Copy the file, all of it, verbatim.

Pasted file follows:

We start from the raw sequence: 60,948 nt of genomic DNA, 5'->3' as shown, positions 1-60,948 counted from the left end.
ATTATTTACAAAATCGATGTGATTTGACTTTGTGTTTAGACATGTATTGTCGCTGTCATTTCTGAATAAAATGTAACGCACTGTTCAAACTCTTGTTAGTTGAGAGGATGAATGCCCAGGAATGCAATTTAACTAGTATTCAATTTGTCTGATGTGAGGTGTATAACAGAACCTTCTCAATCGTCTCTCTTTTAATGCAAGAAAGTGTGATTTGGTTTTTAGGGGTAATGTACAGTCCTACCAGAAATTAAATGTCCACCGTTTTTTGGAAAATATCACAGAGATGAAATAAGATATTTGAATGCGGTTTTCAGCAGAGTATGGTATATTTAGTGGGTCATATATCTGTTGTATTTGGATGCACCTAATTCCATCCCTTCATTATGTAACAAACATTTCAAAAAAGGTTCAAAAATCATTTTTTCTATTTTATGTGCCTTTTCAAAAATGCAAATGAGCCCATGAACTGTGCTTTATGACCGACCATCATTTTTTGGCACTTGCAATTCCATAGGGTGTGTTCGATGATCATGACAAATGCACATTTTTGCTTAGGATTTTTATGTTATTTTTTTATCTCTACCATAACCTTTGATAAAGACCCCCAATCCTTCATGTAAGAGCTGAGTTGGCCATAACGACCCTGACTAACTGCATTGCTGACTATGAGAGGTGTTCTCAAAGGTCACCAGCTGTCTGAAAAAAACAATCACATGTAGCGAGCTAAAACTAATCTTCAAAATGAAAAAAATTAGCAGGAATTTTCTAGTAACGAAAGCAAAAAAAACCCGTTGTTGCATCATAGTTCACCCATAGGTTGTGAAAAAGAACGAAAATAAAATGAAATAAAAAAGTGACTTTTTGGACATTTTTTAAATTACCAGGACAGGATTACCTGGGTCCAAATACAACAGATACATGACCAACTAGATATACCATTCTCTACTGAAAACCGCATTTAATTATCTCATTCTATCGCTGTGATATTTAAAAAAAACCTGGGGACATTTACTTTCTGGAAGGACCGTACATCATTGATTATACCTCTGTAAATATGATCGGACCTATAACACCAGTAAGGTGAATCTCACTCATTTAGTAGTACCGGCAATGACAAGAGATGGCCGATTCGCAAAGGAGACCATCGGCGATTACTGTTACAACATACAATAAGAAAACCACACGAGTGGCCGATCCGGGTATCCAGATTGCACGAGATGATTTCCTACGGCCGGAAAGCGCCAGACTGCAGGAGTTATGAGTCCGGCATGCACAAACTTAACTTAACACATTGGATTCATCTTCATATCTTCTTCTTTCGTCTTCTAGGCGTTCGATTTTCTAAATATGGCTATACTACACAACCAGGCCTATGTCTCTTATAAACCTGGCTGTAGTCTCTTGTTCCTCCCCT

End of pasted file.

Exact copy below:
We start from the raw sequence: 60,948 nt of genomic DNA, 5'->3' as shown, positions 1-60,948 counted from the left end.
ATTATTTACAAAATCGATGTGATTTGACTTTGTGTTTAGACATGTATTGTCGCTGTCATTTCTGAATAAAATGTAACGCACTGTTCAAACTCTTGTTAGTTGAGAGGATGAATGCCCAGGAATGCAATTTAACTAGTATTCAATTTGTCTGATGTGAGGTGTATAACAGAACCTTCTCAATCGTCTCTCTTTTAATGCAAGAAAGTGTGATTTGGTTTTTAGGGGTAATGTACAGTCCTACCAGAAATTAAATGTCCACCGTTTTTTGGAAAATATCACAGAGATGAAATAAGATATTTGAATGCGGTTTTCAGCAGAGTATGGTATATTTAGTGGGTCATATATCTGTTGTATTTGGATGCACCTAATTCCATCCCTTCATTATGTAACAAACATTTCAAAAAAGGTTCAAAAATCATTTTTTCTATTTTATGTGCCTTTTCAAAAATGCAAATGAGCCCATGAACTGTGCTTTATGACCGACCATCATTTTTTGGCACTTGCAATTCCATAGGGTGTGTTCGATGATCATGACAAATGCACATTTTTGCTTAGGATTTTTATGTTATTTTTTTATCTCTACCATAACCTTTGATAAAGACCCCCAATCCTTCATGTAAGAGCTGAGTTGGCCATAACGACCCTGACTAACTGCATTGCTGACTATGAGAGGTGTTCTCAAAGGTCACCAGCTGTCTGAAAAAAACAATCACATGTAGCGAGCTAAAACTAATCTTCAAAATGAAAAAAATTAGCAGGAATTTTCTAGTAACGAAAGCAAAAAAAACCCGTTGTTGCATCATAGTTCACCCATAGGTTGTGAAAAAGAACGAAAATAAAATGAAATAAAAAAGTGACTTTTTGGACATTTTTTAAATTACCAGGACAGGATTACCTGGGTCCAAATACAACAGATACATGACCAACTAGATATACCATTCTCTACTGAAAACCGCATTTAATTATCTCATTCTATCGCTGTGATATTTAAAAAAAACCTGGGGACATTTACTTTCTGGAAGGACCGTACATCATTGATTATACCTCTGTAAATATGATCGGACCTATAACACCAGTAAGGTGAATCTCACTCATTTAGTAGTACCGGCAATGACAAGAGATGGCCGATTCGCAAAGGAGACCATCGGCGATTACTGTTACAACATACAATAAGAAAACCACACGAGTGGCCGATCCGGGTATCCAGATTGCACGAGATGATTTCCTACGGCCGGAAAGCGCCAGACTGCAGGAGTTATGAGTCCGGCATGCACAAACTTAACTTAACACATTGGATTCATCTTCATATCTTCTTCTTTCGTCTTCTAGGCGTTCGATTTTCTAAATATGGCTATACTACACAACCAGGCCTATGTCTCTTATAAACCTGGCTGTAGTCTCTTGTTCCTCCCCT